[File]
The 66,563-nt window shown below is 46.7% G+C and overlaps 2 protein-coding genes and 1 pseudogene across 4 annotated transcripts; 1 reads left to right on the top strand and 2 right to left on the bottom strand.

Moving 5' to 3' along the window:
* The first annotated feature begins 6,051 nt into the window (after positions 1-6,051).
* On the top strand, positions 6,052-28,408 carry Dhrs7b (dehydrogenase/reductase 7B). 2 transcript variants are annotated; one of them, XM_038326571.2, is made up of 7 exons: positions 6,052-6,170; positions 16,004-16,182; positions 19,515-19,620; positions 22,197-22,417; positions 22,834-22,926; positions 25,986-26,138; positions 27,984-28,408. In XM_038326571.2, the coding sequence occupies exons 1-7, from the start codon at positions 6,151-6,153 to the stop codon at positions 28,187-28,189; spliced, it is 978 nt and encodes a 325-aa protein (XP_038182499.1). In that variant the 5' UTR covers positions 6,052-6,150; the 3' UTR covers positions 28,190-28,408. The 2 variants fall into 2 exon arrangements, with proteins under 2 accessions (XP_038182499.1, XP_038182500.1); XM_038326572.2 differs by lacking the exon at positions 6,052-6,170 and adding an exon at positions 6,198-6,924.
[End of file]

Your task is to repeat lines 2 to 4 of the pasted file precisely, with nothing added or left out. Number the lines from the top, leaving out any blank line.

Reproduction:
Moving 5' to 3' along the window:
* The first annotated feature begins 6,051 nt into the window (after positions 1-6,051).
* On the top strand, positions 6,052-28,408 carry Dhrs7b (dehydrogenase/reductase 7B). 2 transcript variants are annotated; one of them, XM_038326571.2, is made up of 7 exons: positions 6,052-6,170; positions 16,004-16,182; positions 19,515-19,620; positions 22,197-22,417; positions 22,834-22,926; positions 25,986-26,138; positions 27,984-28,408. In XM_038326571.2, the coding sequence occupies exons 1-7, from the start codon at positions 6,151-6,153 to the stop codon at positions 28,187-28,189; spliced, it is 978 nt and encodes a 325-aa protein (XP_038182499.1). In that variant the 5' UTR covers positions 6,052-6,150; the 3' UTR covers positions 28,190-28,408. The 2 variants fall into 2 exon arrangements, with proteins under 2 accessions (XP_038182499.1, XP_038182500.1); XM_038326572.2 differs by lacking the exon at positions 6,052-6,170 and adding an exon at positions 6,198-6,924.